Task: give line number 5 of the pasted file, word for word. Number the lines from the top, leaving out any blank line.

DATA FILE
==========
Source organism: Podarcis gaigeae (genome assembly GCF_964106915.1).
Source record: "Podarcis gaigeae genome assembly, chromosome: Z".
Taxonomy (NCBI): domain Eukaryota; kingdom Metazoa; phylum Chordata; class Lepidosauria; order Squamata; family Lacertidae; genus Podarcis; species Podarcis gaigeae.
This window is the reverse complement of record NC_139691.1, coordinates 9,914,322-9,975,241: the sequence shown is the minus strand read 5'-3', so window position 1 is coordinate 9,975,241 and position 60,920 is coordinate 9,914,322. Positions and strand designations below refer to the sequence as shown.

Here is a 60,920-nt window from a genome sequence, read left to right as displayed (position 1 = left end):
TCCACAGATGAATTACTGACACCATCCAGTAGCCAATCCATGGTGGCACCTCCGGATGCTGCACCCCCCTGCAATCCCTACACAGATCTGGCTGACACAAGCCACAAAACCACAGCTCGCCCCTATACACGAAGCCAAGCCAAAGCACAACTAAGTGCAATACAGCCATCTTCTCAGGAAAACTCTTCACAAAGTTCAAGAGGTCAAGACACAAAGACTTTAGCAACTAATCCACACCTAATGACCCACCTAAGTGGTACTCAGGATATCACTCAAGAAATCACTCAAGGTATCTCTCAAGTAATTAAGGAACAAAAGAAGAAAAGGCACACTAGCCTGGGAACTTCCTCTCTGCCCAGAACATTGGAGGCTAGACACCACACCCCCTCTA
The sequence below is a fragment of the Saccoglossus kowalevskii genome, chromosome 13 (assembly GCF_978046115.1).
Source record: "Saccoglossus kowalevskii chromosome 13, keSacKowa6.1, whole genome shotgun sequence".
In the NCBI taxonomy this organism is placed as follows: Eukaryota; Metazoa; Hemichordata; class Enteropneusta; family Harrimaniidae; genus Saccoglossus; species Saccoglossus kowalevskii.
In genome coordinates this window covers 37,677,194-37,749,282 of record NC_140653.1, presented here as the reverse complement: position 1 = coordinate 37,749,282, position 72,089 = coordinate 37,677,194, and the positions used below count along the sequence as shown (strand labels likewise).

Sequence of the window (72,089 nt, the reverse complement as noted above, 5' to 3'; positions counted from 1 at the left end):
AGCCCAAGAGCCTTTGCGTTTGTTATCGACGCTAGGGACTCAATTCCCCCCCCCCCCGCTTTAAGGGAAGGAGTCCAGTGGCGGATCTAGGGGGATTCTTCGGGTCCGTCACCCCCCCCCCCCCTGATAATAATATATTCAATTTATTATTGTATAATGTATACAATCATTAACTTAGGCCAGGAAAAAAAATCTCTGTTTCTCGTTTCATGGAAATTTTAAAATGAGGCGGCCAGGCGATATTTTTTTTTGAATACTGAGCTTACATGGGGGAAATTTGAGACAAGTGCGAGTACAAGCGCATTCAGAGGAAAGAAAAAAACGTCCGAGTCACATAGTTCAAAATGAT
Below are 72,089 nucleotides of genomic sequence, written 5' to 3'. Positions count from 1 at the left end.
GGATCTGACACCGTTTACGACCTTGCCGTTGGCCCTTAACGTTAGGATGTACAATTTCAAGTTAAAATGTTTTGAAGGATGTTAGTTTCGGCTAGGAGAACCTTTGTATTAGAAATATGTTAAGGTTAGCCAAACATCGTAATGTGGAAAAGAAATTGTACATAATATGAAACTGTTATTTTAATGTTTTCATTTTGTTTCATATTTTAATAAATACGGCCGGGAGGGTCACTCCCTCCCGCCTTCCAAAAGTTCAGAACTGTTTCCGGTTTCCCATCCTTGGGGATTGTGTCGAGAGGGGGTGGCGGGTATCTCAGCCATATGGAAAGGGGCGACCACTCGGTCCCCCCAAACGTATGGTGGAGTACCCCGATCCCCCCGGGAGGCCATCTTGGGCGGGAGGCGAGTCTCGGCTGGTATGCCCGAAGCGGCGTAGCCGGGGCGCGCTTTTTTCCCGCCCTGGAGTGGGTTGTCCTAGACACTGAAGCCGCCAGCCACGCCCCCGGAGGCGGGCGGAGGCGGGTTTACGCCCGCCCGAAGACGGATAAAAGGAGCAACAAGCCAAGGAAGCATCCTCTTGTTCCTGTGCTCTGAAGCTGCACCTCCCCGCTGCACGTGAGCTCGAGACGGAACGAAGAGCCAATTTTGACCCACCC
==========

Here is a 60,920-nt window from a genome sequence, read left to right as displayed (position 1 = left end):